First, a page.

During a dead period at work the other day I found myself daydreaming about being rich and what exactly I would spend all my money on if I did happen to win the lottery. Is it just me who does this? Please tell me it's not because I have actually found myself doing it an awful lot recently.
And it made me think - why exactly do I want to become a millionaire?
Because, to be completely honest, I don't need or want lots of money. Yes I really do mean that. I am a strong believer in how money can't buy you happiness and how there are all sorts of other stresses that come with having money that we just don't see. On top of which, there isn't an awful lot that I would want to do/buy that I don't do/buy already.
After thinking about the issue a bit more deeply, I realised there was only one true reason I would want to have more money = I would be able to give up my job and use all my time to write and push getting published. Essentially I want to buy back my time.
We all spend a hell of a lot of our waking life working. Time is one of those things which is meant to be inherently ours. We are born and we have a certain amount of it to use how we like. Except we can't. Therefore we spend money to grab some of it back for ourselves.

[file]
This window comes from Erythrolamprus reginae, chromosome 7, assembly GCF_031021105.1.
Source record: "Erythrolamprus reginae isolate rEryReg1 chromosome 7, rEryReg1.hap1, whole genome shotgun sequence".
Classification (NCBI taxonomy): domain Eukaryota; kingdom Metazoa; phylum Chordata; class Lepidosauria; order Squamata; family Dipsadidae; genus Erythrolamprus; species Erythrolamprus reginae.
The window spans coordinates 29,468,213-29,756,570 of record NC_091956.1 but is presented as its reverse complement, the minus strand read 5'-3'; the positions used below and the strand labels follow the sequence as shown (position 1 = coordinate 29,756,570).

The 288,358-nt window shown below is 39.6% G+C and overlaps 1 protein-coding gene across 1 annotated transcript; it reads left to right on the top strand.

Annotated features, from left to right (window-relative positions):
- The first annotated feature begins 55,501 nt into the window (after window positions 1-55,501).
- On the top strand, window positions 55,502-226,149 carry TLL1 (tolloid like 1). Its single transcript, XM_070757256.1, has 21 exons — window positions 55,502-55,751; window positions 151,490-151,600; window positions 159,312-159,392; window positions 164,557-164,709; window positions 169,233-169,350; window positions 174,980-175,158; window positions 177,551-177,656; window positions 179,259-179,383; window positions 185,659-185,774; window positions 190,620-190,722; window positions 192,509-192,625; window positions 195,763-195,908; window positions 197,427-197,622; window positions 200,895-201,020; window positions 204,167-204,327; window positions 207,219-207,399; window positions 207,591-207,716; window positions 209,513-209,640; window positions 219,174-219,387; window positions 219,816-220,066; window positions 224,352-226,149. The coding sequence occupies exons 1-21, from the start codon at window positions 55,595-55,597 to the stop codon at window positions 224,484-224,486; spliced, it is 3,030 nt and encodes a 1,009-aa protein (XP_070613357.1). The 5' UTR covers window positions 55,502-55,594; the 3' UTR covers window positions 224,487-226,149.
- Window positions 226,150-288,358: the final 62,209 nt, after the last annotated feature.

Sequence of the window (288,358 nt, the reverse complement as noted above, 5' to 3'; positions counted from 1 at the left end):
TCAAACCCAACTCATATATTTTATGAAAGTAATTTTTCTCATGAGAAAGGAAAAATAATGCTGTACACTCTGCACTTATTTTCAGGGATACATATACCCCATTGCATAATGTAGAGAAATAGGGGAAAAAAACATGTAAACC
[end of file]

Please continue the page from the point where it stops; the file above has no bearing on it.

Mostly, we achieve this through booking a holiday (completely quitting our jobs may be a little too drastic for some). By spending a few hundred quid we manage to secure a week or two of our lives a year that we can use purely for ourselves. We can explore a new place, breathe a different air and totally relax. Essentially we can do whatever we want to do.
I find it so sad that we can't do what we want all the time. It is our life after all, yet we have so little control over it. Which is why buying back our time for ourselves is so very important. Book your weeks off somewhere exotic for an explore and a relax. Give yourself treats. Visit friends and family. Eat, drink, do whatever makes you happy and don't feel guilty for spending that money. Remember that your life IS yours despite the fact the majority of the time, it does not feel like it.